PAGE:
Welcome to Scribd, the world's digital library. Read, publish, and share books and documents. See more
Download
Standard view
Full view
of .
Save to My Library
Look up keyword
Like this
3Activity
0 of .
Results for:
No results containing your search query
P. 1
Fueling a New Order: The New Geopolitical and Security Consequences of Energy

Fueling a New Order: The New Geopolitical and Security Consequences of Energy

Ratings: (0)|Views: 6,188 |Likes:
Published by Silendo
Fueling a New Order - The New Geopolitical and Security Consequences of Energy
Fueling a New Order - The New Geopolitical and Security Consequences of Energy

More info:

Published by: Silendo on Apr 20, 2014
Copyright:Traditional Copyright: All rights reserved

Availability:

Read on Scribd mobile: iPhone, iPad and Android.
download as PDF, TXT or read online from Scribd
See more
See less

06/06/2014

pdf

text

original

 
BRUCE JONES, DAVID STEVEN, AND EMILY O’BRIEN
March 2014
Project on International Order and Strategy 
at BROOKINGS
Fueling a New Order?
The New Geopolitical and Security Consequences of Energy
 
Fueling a New Disorder? The New Geopolitical and Security Consequences of Energy Project on International Order and Strategy at BROOKINGS
ii
 Acknowledgements
Te authors would like to thank the John D. and Catherine . MacArthur Foundation or its support to research in this program; as well as to the Skoll Global Treats Fund, or support to a cognate project that this paper also draws on. In addition, the authors would like to acknowledge the NYU Abu Dhabi Institute or their support in organizing a workshop in Abu Dhabi in November 2013 in which many o the ideas in this paper were discussed.
Brookings recognizes that the value it provides to any supporter is in its absolute commitment to quality, independence, and im-pact. Activities supported by its donors reflect this commitment, and the analysis and recommendations o the Institution’s schol-ars are not determined by any donation.
 
Fueling a New Disorder? The New Geopolitical and Security Consequences of Energy Project on International Order and Strategy at BROOKINGS
1
O
n December 16, 2013, Prince urki bin Fais-al Al Saud, Saudi Arabia’s powerul ormer intelligence chie, gave an interview to the
Wall Street Journal 
. He was speaking out afer a tur-bulent our months in Middle East and Persian Gul diplomacy, diplomacy that culminated in an inter-im nuclear deal between Iran and the major powers. Prince urki, long a close riend to the United States, used the interview to blast American policy. He was critical o U.S. strategy in the region as a whole, but particularly vehement about leaving Saudi Arabia out o the loop as the United States engaged in secret bilateral diplomacy with Iran. “How can you build trust when you keep secrets rom what are supposed to be your closest allies?” he umed.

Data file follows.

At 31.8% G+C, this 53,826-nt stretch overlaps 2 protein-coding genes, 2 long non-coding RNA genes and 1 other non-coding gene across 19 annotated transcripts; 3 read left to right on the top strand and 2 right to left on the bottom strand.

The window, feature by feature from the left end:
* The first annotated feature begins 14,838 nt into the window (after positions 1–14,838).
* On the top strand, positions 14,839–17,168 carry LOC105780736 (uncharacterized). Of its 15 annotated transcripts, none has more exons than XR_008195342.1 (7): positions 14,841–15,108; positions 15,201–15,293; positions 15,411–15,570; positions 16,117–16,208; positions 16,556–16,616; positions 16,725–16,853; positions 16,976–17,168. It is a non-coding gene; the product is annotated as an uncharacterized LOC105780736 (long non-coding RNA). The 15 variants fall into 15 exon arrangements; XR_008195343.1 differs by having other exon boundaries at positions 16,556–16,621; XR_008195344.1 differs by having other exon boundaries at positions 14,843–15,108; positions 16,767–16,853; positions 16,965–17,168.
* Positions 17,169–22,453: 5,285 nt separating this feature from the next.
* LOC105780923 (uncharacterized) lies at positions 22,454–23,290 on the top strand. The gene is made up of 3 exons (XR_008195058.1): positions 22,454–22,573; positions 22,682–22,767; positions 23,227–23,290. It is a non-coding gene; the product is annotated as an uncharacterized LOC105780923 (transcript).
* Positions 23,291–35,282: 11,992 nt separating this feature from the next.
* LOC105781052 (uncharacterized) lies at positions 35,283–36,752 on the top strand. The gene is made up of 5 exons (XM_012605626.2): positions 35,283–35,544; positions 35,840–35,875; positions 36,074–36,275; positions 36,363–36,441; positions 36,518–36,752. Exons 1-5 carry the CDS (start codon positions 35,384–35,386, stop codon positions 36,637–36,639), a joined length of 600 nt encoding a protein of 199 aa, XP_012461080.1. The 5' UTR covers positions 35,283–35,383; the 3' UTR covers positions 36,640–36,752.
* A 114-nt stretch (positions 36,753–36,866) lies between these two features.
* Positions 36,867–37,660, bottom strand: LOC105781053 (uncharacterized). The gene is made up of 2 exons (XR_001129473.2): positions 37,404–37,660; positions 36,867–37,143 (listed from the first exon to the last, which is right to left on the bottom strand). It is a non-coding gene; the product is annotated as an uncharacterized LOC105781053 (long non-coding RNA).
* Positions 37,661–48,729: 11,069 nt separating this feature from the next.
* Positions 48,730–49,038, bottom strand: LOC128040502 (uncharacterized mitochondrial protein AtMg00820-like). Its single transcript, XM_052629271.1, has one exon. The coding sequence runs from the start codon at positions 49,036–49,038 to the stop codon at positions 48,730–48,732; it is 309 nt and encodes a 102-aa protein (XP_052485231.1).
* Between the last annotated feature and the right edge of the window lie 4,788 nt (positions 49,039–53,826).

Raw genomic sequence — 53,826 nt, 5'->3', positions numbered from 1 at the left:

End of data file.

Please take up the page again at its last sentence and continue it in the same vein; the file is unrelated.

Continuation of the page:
1
 It was an ironic twist o history. Almost 70 years ear-lier, another Al Saud had met quietly with the Amer-ican president, while a different U.S. ally was kept in the dark. On February 14, 1945, the
USS Murphy 
 traveled rom Jeddah where it had picked up King Ab-dulaziz Ibn Saud, the ounder o Saudi Arabia,
2
 and rendezvoused with the
USS Quincy 
 in the Great Bit-ter Lake, part o the Suez Canal. On board, the King met President Roosevelt or the first and only time. During an intensive afernoon o discussions, ocus-ing primarily on Palestine, the two leaders also orged a relationship, which evolved into a deal that was to sit at the heart o late twentieth century geopolitics:
3
 the exchange o American security assistance or access to Saudi Arabian oil.
4
 Prime Minister Win-ston Churchill o Britain—until the war, the lead-ing external power in the Gul, and America’s major wartime ally—learned o the meeting too late to try to join it, to his ury.
*5
 Oil had been World War II’s indispensable commod-ity and it was to prove equally central to rebuilding postwar economies. Te effort Roosevelt put into wooing King Abdulaziz reflected the growing glo-balization o its supply. Whereas America had pro- vided the vast majority o the oil that ed the allied war machine, production began to shif to the Mid-dle East as exploration intensified afer the restric-tions o the war years. Ghawar, Saudi Arabia’s crown  jewel and still by ar the world’s most important oil field, was discovered in 1948 with production start-ing three years later.
6
 Te erosion o U.S. leadership was crystallized by the ormation o the Organiza-tion o Petroleum Exporting Countries (OPEC) by Iran, Iraq, Kuwait, Saudi Arabia and Venezuela in 1960, and then by the peak in its oil production in 1970. OPEC’s efforts to entrench its market domi-nance culminated in the embargo and resulting price shock o 1973, symbolized by high prices and long lines o cars at U.S. gas pumps, and an oil price-in-duced recession in the West. Te era in which the United States (and the major U.S. private oil compa-nies, the so-called ‘Seven Sisters’) could set rules or global oil markets was over.
7
 
* Churchill had his own, less successul, meeting with the Saudi king two days later. Te King ound Churchill culturally insensitive and evasive, and retted about British willingness to meddle in the region. By contrast, Roosevelt impressed him greatly. “Te President seeks understanding in con- versations,” the King said afer their meeting. “His effort is to make the two minds meet, to dispel darkness and shed light upon this issue.
Introduction

You're Reading a Free Preview

Download
/*********** DO NOT ALTER ANYTHING BELOW THIS LINE ! ************/ var s_code=s.t();if(s_code)document.write(s_code)//-->